My trip to Helsinki, Finland a few years ago had a major impact on the way I perceive the glass making heritage and methodology especially in Scandinavia and Baltic regions. Many of their traditional techniques are super relevant towards my own practice when working with mould fabrication and minimalistic forms.

6. Do you have any upcoming projects that you are particularly excited about?

I am in the process of designing my first international commission which will actually take place back in my home country of Bermuda. The bespoke glass sculpture is a combination of illuminated L.E.D’s and small glass spheres that cluster together representing the astounding reef and coral that surround the Island. The exhibition and finalisation of my display is currently on hold and will hopefully come to life in 2021.


Digital CNC processed wood mould, Forthcoming collection scheduled for 2021

Old CNC processed wood mould for Breathe Collection, 2018

7. How important is it to you to be making work internationally and with other European organisations and artists?

For me, networking and overseas connectivity within the creative industry is the most significant aspect we hold. This mentally and approach to other diversities and ethnicities from various origins not only expands our artistic movement, it pushes innovation and ideas to heights we’d never reach as a sole entity.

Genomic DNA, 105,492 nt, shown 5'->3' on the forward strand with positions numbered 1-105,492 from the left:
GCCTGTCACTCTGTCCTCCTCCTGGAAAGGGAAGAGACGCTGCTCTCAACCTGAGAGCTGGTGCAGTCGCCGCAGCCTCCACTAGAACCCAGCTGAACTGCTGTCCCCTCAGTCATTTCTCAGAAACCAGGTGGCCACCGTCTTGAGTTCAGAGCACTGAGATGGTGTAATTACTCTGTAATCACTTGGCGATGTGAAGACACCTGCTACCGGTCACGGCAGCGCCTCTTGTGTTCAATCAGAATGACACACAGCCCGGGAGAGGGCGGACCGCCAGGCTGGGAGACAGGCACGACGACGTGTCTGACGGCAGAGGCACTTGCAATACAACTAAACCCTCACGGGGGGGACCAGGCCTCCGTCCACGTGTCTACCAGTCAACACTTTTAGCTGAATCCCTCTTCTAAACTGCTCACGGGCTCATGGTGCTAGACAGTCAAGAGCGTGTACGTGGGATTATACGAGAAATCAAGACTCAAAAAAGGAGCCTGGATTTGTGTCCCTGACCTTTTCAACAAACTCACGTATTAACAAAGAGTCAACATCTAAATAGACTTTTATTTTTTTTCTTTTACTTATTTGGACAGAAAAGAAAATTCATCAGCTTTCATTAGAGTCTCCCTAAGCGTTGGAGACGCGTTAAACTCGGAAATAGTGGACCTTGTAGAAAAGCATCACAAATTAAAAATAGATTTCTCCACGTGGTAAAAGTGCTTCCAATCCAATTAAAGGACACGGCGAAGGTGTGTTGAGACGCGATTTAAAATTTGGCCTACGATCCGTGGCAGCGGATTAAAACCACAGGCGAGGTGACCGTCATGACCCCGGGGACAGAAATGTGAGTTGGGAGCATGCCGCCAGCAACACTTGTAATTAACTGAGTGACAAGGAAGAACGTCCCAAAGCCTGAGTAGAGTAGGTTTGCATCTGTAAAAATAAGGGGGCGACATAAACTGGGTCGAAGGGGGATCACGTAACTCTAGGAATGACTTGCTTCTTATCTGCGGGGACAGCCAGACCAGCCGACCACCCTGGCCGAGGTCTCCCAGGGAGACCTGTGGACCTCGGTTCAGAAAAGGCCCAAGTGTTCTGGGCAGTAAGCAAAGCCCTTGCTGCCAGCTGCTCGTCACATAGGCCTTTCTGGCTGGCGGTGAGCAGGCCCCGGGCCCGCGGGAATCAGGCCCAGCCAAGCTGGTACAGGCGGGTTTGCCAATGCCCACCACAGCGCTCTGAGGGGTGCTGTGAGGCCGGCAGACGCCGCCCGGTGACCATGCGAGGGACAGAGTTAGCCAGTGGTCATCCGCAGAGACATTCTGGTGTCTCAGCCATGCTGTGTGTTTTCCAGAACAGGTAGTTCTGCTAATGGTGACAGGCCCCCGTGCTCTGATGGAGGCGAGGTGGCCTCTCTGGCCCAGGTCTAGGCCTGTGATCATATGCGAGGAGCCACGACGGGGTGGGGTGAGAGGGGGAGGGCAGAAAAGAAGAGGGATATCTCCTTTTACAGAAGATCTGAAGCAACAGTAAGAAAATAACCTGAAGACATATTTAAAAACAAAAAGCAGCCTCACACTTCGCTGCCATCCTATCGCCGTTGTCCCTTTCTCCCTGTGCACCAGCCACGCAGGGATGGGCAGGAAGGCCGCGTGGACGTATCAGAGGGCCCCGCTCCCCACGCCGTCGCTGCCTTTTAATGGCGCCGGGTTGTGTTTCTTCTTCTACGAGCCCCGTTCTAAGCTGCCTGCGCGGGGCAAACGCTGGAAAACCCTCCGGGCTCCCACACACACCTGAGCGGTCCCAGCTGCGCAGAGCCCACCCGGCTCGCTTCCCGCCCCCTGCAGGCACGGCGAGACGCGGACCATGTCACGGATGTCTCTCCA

8. The contemporary glass world is built on mobility: artists and their projects are not subjected to national borders, they travel and work in different countries, and their works are exhibited globally. How do you think the international glass scene will change after this crisis?

Many countries are beginning to adapt drastically to fight this unbelievably restricted world we currently live in. It seems to be the only way to battle the situation even though it imposes financial losses or changing year long projects into something completely different. One of these programmes have taken off at the Berghain Berlin where producers have redesigned the famous club into art galleries and studios for 115 Berlin-based creatives. This is just one incredible approach we must harness in moving forward efficiently and keeping our industry alive for current and future generations to come.

Studio Session with Deconstruct Collection, Red House Glass Cone, Stourbridge 2019

Studio Session, Red House Glass Cone, Stourbridge 2019

Jahday Ford

Since relocating from Bermuda to Manchester UK in 2011, Jahday Ford has developed his artistry through collaborations, craft design theory and most recently graduating from The Manchester School of Art  in Three Dimensional Design. 

His transition into the professional industry have had constant exposure to styles, cultures, markets, advances in technology and various material combinations. Each aspect of these findings has been crucial, yet very exciting throughout the idea generation and creative growth within his work predominantly in glass making. His primary focus leads towards the exploration in experimental and digital glass which are crafted with bespoke wood and metal moulds. It’s an unorthodox methodology that uses programming, CNC drilling and water-jet cutting to create precise formations, patterns, and innovative characteristics not possible by traditional hand techniques. 

Jahday’s most recent glassworks have showcased in New Designers, London Design Junction, Manchester Craft & Design Centre & The National Centre for Craft & Design based in Lincolnshire.